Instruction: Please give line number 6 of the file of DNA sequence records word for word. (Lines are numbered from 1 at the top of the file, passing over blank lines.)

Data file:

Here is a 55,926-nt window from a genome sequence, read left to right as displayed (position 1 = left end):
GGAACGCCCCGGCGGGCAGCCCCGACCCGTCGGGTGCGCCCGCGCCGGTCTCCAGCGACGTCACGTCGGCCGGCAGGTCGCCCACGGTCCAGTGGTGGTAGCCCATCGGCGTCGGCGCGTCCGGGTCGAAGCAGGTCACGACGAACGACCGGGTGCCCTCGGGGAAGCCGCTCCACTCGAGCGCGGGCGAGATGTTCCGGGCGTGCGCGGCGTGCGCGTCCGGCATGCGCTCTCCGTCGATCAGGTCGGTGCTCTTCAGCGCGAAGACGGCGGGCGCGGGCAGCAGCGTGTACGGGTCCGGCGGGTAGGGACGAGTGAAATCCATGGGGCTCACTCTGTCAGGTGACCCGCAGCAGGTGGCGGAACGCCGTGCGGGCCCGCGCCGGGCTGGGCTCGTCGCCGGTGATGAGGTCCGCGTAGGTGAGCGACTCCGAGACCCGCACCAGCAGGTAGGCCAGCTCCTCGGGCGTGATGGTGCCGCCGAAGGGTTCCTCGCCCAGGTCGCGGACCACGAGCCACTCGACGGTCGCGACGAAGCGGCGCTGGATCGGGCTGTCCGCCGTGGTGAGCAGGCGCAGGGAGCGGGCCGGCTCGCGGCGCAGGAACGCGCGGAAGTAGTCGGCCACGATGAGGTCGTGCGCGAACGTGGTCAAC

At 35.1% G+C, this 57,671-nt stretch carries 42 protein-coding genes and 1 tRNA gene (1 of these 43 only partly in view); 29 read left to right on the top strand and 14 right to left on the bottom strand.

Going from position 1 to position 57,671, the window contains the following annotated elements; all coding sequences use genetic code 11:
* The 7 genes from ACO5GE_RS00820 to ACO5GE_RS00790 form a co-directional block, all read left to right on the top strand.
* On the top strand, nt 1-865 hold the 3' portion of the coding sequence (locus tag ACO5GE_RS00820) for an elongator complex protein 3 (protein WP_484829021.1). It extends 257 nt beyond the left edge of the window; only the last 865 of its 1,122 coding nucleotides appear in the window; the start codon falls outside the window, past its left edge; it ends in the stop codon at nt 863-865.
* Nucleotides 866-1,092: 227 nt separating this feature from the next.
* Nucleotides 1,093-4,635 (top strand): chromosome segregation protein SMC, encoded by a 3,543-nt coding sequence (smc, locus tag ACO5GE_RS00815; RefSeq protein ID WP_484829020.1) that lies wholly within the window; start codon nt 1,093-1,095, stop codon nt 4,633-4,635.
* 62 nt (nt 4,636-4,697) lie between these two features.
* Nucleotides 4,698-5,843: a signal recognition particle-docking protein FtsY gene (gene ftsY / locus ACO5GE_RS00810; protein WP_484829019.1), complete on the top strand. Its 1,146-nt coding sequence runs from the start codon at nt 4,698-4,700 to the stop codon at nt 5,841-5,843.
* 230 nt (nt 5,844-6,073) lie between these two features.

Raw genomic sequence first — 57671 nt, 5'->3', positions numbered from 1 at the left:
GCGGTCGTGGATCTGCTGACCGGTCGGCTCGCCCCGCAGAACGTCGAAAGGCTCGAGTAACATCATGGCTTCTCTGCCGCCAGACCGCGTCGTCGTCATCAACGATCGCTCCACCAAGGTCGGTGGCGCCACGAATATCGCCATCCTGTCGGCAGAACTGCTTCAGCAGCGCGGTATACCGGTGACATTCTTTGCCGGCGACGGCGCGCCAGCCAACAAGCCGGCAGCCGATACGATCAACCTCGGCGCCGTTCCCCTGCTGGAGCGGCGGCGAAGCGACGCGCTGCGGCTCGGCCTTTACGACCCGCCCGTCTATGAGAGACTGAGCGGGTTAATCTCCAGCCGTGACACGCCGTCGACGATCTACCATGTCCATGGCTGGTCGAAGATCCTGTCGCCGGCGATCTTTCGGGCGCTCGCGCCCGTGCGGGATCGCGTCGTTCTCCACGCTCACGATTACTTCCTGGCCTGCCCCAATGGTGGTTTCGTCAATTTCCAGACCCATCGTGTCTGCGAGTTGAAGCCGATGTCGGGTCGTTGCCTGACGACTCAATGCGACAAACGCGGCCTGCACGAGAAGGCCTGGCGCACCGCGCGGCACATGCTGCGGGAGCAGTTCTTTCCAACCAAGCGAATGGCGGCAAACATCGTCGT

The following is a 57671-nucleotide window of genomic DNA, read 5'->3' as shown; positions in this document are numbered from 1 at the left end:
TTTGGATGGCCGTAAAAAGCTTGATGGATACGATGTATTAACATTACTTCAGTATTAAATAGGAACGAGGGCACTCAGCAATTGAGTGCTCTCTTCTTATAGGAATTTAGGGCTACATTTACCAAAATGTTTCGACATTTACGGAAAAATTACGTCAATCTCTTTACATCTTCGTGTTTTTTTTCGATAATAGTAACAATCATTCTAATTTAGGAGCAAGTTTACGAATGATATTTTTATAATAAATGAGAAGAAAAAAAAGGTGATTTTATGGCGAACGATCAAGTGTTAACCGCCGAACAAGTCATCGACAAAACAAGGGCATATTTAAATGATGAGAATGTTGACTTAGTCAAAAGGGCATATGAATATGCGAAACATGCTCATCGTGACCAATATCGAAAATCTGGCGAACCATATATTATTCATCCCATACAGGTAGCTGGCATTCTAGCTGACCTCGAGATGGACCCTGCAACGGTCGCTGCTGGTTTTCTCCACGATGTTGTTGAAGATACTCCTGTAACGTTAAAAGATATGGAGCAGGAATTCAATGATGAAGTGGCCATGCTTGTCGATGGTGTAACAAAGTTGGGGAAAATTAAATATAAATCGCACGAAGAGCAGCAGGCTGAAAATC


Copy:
* On the top strand, nt 1-865 hold the 3' portion of the coding sequence (locus tag ACO5GE_RS00820) for an elongator complex protein 3 (protein WP_484829021.1). It extends 257 nt beyond the left edge of the window; only the last 865 of its 1,122 coding nucleotides appear in the window; the start codon falls outside the window, past its left edge; it ends in the stop codon at nt 863-865.